In a sign of regaining political sanity, Lula announced that he will govern for all Brazilians, not just those who voted for him. But the question that matters most is: with little leeway, what are your public spending priorities going to be?
We know that the PT believes in the thesis of a large State in the economy. Whether that’s right or wrong doesn’t matter, your government will try to put it into practice. The question is: will the PT government transfer public money to the rich or the poor? As much as the party’s platform is about social justice, the track record of PT governments is to put mountains of society’s money into the pockets of medium and large company shareholders.
I will never forget the sparkle in the eyes of a transport entrepreneur from Amazonas who was going to use his own resources to update the fleet when the Dilma government renewed the PSI (Investment Support Program), with interest of 2.5% for companies in the region .
The businessman took all the money he could, updated the fleet with BNDES money and invested the company’s cash in government bonds, which paid interest of almost 10% a year. That is, public money did not support any investment, which was going to be made anyway, and went straight into the pockets of shareholders (whose profit even increased due to the tax benefit of reducing taxable income by the amount of interest paid).
When the PT government puts money directly into the hands of the poorest, it is right. Bolsa Família was, and will continue to be, the best social program in Brazilian history. ProUni, created in 2004, allowed many Brazilians to attend higher education, without generating huge burdens on the treasury and without generating distortions in the educational market.
There’s plenty of room to spend money actually helping those most in need and pulling Brazil out of the crisis.
Fiscal restrictions are “self-fulfilling prophecies”: the government announces relaxation of fiscal rules to create absurd public spending, the country’s risk premium rises and makes these expenditures even more useless, harming future programs.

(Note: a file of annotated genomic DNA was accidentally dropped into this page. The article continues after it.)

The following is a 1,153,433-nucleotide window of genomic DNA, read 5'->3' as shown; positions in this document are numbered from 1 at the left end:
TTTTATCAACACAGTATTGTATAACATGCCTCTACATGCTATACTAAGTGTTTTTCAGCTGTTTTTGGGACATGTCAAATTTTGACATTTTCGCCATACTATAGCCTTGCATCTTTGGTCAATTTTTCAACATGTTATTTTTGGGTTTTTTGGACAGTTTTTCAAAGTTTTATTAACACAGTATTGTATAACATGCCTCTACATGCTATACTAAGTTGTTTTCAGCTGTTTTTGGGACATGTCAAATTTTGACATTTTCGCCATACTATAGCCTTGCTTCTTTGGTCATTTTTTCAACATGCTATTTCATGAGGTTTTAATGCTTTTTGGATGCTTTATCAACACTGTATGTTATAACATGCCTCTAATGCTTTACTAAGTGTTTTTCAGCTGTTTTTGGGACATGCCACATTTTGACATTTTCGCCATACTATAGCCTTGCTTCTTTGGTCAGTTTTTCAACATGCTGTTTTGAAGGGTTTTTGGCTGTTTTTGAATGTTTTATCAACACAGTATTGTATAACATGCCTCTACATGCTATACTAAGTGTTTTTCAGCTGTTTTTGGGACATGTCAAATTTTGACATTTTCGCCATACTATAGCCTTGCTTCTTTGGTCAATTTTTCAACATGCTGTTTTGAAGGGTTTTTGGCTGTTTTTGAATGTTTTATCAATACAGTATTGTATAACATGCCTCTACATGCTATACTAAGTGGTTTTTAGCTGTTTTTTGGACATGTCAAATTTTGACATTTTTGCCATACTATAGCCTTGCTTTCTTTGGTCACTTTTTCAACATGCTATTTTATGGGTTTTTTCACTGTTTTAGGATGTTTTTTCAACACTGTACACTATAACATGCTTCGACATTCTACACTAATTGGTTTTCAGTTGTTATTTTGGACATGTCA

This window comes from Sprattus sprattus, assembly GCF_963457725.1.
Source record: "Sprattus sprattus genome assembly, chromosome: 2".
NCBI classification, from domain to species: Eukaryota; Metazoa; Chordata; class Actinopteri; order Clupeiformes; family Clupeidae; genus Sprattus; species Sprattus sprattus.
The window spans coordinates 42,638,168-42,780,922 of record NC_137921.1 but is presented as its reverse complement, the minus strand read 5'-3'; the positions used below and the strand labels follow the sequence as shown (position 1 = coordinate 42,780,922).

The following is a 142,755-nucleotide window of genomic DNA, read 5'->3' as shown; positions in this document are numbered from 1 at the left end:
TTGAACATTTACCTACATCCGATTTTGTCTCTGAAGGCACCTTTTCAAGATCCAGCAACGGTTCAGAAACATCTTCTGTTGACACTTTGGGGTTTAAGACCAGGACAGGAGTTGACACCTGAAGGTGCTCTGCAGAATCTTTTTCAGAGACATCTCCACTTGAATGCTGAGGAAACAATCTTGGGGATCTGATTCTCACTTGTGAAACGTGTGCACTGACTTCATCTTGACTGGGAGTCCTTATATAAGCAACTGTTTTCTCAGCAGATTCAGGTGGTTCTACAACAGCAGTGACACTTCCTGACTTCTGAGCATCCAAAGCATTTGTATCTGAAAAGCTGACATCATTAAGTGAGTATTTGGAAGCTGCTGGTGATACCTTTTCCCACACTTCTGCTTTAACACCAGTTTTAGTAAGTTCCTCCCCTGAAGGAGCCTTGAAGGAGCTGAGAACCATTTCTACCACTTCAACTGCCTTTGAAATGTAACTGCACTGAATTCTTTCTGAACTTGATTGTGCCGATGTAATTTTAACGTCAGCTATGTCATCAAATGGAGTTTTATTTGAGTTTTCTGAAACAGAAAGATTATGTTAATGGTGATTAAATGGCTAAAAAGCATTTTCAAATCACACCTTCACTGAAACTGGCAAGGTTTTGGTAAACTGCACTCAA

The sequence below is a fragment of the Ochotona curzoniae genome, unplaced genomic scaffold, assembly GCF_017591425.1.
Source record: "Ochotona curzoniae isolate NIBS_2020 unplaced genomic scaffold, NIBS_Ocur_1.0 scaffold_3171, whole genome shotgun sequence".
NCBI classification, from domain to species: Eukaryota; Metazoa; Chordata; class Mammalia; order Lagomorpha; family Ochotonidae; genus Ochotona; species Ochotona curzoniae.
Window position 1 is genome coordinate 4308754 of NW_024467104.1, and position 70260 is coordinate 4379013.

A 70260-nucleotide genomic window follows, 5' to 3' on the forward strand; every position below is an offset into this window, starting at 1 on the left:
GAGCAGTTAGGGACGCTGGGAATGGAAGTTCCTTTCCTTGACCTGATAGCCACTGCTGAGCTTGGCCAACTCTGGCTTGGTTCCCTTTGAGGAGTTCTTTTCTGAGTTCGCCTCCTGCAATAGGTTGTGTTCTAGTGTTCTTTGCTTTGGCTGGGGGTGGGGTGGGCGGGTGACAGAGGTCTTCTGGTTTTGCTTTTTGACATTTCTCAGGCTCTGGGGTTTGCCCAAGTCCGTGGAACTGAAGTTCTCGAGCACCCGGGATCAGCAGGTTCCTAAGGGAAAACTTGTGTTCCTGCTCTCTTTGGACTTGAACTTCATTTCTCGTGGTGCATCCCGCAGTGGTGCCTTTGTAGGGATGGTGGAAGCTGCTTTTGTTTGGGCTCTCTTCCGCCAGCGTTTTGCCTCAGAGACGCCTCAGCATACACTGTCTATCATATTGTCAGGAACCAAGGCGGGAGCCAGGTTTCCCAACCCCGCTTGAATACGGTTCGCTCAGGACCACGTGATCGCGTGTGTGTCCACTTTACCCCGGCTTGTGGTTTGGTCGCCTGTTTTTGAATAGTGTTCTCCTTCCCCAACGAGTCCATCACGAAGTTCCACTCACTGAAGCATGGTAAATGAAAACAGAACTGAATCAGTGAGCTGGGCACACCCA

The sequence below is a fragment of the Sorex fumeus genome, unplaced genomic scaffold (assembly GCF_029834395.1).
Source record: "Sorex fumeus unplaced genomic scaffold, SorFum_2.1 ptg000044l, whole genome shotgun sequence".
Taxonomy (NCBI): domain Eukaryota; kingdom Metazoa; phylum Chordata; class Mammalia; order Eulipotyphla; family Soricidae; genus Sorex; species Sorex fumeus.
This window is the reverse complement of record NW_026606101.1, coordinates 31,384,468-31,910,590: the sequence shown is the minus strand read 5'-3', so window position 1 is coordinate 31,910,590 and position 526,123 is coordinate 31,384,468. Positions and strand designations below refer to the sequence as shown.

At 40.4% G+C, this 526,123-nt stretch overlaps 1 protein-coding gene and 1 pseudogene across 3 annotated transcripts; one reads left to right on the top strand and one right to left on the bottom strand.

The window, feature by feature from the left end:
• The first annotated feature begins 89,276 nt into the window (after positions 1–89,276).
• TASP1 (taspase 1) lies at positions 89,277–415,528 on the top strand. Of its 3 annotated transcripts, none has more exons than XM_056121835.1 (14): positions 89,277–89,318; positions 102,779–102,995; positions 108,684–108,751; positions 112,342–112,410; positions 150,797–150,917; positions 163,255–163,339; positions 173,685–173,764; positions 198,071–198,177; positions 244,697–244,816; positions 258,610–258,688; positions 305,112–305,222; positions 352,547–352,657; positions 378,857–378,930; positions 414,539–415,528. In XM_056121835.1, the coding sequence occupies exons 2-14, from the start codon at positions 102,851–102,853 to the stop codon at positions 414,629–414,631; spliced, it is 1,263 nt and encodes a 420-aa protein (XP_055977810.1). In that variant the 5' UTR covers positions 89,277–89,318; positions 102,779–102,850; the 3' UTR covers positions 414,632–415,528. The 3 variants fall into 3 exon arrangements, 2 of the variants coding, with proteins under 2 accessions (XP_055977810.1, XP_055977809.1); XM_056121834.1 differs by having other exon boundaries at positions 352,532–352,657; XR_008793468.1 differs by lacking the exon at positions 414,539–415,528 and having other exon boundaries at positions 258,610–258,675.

What you can’t do is indulge in the megalomania of poorly designed programs, such as Fies and Science without Borders; good ideas that, because they were poorly executed, cost Brazilians hundreds of billions; and, this time, who did better were the shareholders of Brazilian and foreign universities, who received full tuition, regardless of whether the students completed their studies or not. Nor can I forget a private university president who bought a new yacht that he wanted to name Fies.
There are unresolved issues in the creation of permanent expenses with the dozens of federal universities created by the Lula and Dilma governments, but a thousand times new higher education institutions than the reduction in IPI on cars and other subsidies that have wasted public money without any long-term effect . If the PT government behaves as if we were in the 1970s, when it was believed that it was enough to start giving subsidies and the industry would magically become competitive, we would be lost.
We don’t need a reverse Robin Hood government: taking from the poor to give to the rich. Will we have something close to Lula 1, which was an excellent administration, or something close to other governments, which led us to one of the worst crises in our history? We’ll know next year.
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